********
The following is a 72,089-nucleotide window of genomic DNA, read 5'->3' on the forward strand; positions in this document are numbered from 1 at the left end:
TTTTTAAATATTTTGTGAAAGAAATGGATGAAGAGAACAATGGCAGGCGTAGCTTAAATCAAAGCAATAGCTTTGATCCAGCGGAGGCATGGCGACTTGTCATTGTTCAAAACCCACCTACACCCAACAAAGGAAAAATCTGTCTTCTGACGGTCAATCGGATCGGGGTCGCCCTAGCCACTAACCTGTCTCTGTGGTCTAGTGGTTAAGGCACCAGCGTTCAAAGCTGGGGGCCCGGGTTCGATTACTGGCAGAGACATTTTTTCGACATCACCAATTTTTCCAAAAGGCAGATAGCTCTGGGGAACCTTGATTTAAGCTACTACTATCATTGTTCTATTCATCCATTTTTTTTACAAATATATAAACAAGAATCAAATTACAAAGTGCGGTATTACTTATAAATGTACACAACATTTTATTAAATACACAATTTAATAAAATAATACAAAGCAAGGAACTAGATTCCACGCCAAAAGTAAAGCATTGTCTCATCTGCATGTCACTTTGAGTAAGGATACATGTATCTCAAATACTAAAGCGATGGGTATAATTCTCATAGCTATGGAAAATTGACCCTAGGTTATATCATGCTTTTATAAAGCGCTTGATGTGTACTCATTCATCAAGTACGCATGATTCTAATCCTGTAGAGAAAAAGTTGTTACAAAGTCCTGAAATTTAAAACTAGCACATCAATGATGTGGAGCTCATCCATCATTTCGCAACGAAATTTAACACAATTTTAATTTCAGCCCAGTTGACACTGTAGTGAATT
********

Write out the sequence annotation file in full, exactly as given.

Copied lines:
The following is a 72,089-nucleotide window of genomic DNA, read 5'->3' on the forward strand; positions in this document are numbered from 1 at the left end:
TTTTTAAATATTTTGTGAAAGAAATGGATGAAGAGAACAATGGCAGGCGTAGCTTAAATCAAAGCAATAGCTTTGATCCAGCGGAGGCATGGCGACTTGTCATTGTTCAAAACCCACCTACACCCAACAAAGGAAAAATCTGTCTTCTGACGGTCAATCGGATCGGGGTCGCCCTAGCCACTAACCTGTCTCTGTGGTCTAGTGGTTAAGGCACCAGCGTTCAAAGCTGGGGGCCCGGGTTCGATTACTGGCAGAGACATTTTTTCGACATCACCAATTTTTCCAAAAGGCAGATAGCTCTGGGGAACCTTGATTTAAGCTACTACTATCATTGTTCTATTCATCCATTTTTTTTACAAATATATAAACAAGAATCAAATTACAAAGTGCGGTATTACTTATAAATGTACACAACATTTTATTAAATACACAATTTAATAAAATAATACAAAGCAAGGAACTAGATTCCACGCCAAAAGTAAAGCATTGTCTCATCTGCATGTCACTTTGAGTAAGGATACATGTATCTCAAATACTAAAGCGATGGGTATAATTCTCATAGCTATGGAAAATTGACCCTAGGTTATATCATGCTTTTATAAAGCGCTTGATGTGTACTCATTCATCAAGTACGCATGATTCTAATCCTGTAGAGAAAAAGTTGTTACAAAGTCCTGAAATTTAAAACTAGCACATCAATGATGTGGAGCTCATCCATCATTTCGCAACGAAATTTAACACAATTTTAATTTCAGCCCAGTTGACACTGTAGTGAATT